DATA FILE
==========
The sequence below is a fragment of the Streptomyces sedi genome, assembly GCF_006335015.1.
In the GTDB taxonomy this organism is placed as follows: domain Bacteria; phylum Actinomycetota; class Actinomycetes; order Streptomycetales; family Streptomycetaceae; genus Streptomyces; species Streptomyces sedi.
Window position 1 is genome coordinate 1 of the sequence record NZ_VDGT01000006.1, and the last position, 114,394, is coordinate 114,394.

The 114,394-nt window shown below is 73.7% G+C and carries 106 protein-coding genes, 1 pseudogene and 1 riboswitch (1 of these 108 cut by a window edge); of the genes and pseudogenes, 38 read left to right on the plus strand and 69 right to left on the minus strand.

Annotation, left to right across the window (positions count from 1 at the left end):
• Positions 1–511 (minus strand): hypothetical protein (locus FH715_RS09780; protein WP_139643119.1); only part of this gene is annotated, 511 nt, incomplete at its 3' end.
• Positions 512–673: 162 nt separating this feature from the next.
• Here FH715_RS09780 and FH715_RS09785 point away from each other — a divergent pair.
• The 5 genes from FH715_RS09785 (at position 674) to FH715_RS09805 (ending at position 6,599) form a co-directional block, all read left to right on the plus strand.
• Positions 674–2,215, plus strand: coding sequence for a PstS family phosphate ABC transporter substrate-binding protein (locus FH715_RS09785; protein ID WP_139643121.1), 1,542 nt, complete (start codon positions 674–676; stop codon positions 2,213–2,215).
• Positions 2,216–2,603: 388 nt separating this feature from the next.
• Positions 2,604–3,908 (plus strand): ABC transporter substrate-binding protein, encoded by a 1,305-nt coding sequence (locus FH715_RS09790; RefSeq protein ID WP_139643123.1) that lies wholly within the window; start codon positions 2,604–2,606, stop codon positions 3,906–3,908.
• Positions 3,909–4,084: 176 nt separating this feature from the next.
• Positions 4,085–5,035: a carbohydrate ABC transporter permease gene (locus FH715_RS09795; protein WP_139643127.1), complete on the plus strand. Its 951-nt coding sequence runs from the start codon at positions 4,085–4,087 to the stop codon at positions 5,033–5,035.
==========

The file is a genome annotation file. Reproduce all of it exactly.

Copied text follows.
The sequence below is a fragment of the Streptomyces sedi genome, assembly GCF_006335015.1.
In the GTDB taxonomy this organism is placed as follows: domain Bacteria; phylum Actinomycetota; class Actinomycetes; order Streptomycetales; family Streptomycetaceae; genus Streptomyces; species Streptomyces sedi.
Window position 1 is genome coordinate 1 of the sequence record NZ_VDGT01000006.1, and the last position, 114,394, is coordinate 114,394.

The 114,394-nt window shown below is 73.7% G+C and carries 106 protein-coding genes, 1 pseudogene and 1 riboswitch (1 of these 108 cut by a window edge); of the genes and pseudogenes, 38 read left to right on the plus strand and 69 right to left on the minus strand.

Annotation, left to right across the window (positions count from 1 at the left end):
• Positions 1–511 (minus strand): hypothetical protein (locus FH715_RS09780; protein WP_139643119.1); only part of this gene is annotated, 511 nt, incomplete at its 3' end.
• Positions 512–673: 162 nt separating this feature from the next.
• Here FH715_RS09780 and FH715_RS09785 point away from each other — a divergent pair.
• The 5 genes from FH715_RS09785 (at position 674) to FH715_RS09805 (ending at position 6,599) form a co-directional block, all read left to right on the plus strand.
• Positions 674–2,215, plus strand: coding sequence for a PstS family phosphate ABC transporter substrate-binding protein (locus FH715_RS09785; protein ID WP_139643121.1), 1,542 nt, complete (start codon positions 674–676; stop codon positions 2,213–2,215).
• Positions 2,216–2,603: 388 nt separating this feature from the next.
• Positions 2,604–3,908 (plus strand): ABC transporter substrate-binding protein, encoded by a 1,305-nt coding sequence (locus FH715_RS09790; RefSeq protein ID WP_139643123.1) that lies wholly within the window; start codon positions 2,604–2,606, stop codon positions 3,906–3,908.
• Positions 3,909–4,084: 176 nt separating this feature from the next.
• Positions 4,085–5,035: a carbohydrate ABC transporter permease gene (locus FH715_RS09795; protein WP_139643127.1), complete on the plus strand. Its 951-nt coding sequence runs from the start codon at positions 4,085–4,087 to the stop codon at positions 5,033–5,035.